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Social media prevent lasting relationships
This is an archived article that was published on sltrib.com in 2013, and information in the article may be outdated. It is provided only for personal research purposes and may not be reprinted.

Walking around the library today, I observed many students studying. The majority of their computer desktops reflected a popular social network. This occurrence reaffirmed to me the growing degradation of communication in our world.

While texting, "facebooking" and "tweeting" have become the new norm, our ability to communicate one-on-one is suffering. Communication is becoming more shallow and superficial — gone are the days of handwritten letters expressing affection for loved ones. Rather, one might receive a message from a complete stranger on Facebook: "Are you that pretty girl off Instagram?" (True story.)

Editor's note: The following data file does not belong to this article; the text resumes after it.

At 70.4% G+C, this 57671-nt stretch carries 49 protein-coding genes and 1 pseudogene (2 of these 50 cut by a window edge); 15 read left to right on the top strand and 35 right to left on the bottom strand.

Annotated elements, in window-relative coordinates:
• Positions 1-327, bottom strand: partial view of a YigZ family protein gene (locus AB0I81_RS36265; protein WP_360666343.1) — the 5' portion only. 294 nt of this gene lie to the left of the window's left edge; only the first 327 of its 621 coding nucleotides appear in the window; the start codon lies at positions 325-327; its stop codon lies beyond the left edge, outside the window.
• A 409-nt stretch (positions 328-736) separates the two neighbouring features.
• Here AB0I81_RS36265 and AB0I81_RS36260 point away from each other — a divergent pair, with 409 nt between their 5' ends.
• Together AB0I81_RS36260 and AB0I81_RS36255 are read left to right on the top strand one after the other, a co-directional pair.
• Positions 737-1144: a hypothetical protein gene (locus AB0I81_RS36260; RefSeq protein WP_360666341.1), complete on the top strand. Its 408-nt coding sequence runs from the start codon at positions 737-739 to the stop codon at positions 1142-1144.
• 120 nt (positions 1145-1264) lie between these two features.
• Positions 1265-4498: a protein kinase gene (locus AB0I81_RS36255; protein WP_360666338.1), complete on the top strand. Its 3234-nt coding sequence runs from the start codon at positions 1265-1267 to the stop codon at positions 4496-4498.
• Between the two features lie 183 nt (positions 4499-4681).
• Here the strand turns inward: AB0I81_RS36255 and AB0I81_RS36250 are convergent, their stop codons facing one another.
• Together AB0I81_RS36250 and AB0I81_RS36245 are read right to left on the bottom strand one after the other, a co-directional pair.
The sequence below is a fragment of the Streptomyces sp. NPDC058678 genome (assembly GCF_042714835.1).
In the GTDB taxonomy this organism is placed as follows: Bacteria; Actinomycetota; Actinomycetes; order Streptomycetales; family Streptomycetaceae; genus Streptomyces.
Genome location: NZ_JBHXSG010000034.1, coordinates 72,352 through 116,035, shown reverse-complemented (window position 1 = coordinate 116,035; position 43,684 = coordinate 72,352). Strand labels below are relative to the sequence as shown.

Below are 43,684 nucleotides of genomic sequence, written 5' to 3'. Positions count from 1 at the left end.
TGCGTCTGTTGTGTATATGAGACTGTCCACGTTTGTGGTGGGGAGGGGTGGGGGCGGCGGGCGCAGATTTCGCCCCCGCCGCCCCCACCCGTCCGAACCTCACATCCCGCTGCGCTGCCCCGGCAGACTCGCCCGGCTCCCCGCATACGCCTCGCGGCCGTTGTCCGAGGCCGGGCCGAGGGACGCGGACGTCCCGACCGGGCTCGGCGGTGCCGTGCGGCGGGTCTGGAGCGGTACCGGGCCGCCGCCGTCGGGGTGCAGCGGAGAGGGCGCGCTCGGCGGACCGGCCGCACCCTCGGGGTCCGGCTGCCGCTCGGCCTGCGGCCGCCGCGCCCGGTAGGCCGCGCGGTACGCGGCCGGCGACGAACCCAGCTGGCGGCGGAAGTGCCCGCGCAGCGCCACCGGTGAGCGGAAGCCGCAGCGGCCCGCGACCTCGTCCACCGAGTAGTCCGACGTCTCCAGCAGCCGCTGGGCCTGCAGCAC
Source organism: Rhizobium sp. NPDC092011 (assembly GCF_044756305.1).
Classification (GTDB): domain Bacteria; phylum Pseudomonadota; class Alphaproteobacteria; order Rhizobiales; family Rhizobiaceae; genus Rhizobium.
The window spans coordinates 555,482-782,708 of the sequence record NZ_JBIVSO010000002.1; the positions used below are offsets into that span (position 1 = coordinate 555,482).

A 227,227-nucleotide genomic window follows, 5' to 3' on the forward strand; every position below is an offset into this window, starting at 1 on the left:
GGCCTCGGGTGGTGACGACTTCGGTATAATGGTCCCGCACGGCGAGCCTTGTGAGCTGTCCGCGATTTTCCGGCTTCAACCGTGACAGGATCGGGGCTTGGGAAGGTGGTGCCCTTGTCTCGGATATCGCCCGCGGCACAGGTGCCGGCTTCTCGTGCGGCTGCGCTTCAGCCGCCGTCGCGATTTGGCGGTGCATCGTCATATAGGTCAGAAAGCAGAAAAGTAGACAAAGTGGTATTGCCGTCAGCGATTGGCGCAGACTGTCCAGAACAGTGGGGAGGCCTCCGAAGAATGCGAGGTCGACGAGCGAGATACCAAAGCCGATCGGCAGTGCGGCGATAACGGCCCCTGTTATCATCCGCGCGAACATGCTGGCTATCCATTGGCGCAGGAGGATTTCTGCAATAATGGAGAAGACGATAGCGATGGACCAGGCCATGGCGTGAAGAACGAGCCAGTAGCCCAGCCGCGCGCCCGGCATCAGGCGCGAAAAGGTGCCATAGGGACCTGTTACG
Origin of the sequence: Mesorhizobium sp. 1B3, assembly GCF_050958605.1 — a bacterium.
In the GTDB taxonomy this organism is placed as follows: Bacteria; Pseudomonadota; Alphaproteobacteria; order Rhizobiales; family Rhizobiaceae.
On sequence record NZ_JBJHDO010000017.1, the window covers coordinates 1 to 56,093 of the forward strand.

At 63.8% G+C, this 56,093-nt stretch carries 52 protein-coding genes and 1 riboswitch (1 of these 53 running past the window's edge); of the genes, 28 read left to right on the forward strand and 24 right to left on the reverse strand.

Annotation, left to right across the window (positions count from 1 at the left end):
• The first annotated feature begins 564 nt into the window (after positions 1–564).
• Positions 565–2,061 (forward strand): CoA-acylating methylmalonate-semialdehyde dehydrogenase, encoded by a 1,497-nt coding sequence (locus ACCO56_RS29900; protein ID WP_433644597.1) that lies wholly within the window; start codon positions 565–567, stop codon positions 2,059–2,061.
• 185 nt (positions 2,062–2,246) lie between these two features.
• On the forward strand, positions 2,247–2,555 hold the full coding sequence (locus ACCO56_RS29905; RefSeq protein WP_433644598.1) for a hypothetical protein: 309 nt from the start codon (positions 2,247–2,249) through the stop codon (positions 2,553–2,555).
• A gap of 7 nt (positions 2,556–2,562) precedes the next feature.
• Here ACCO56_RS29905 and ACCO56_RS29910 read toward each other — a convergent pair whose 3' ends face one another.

Our relationships with others are becoming more and more focused around social media. This lessens the confidence one can receive from a true friendship and makes one stressed and unhappy. Theodore Roosevelt said, "Comparison is the thief of joy."

This immediate and persistent form of communication has changed the way we communicate in the present, but we can prevent it from being permanent. Get off of social media and stop vicariously living through the lives of others. Create offline relationships and make them last for good.

Sarah Ballard

Provo

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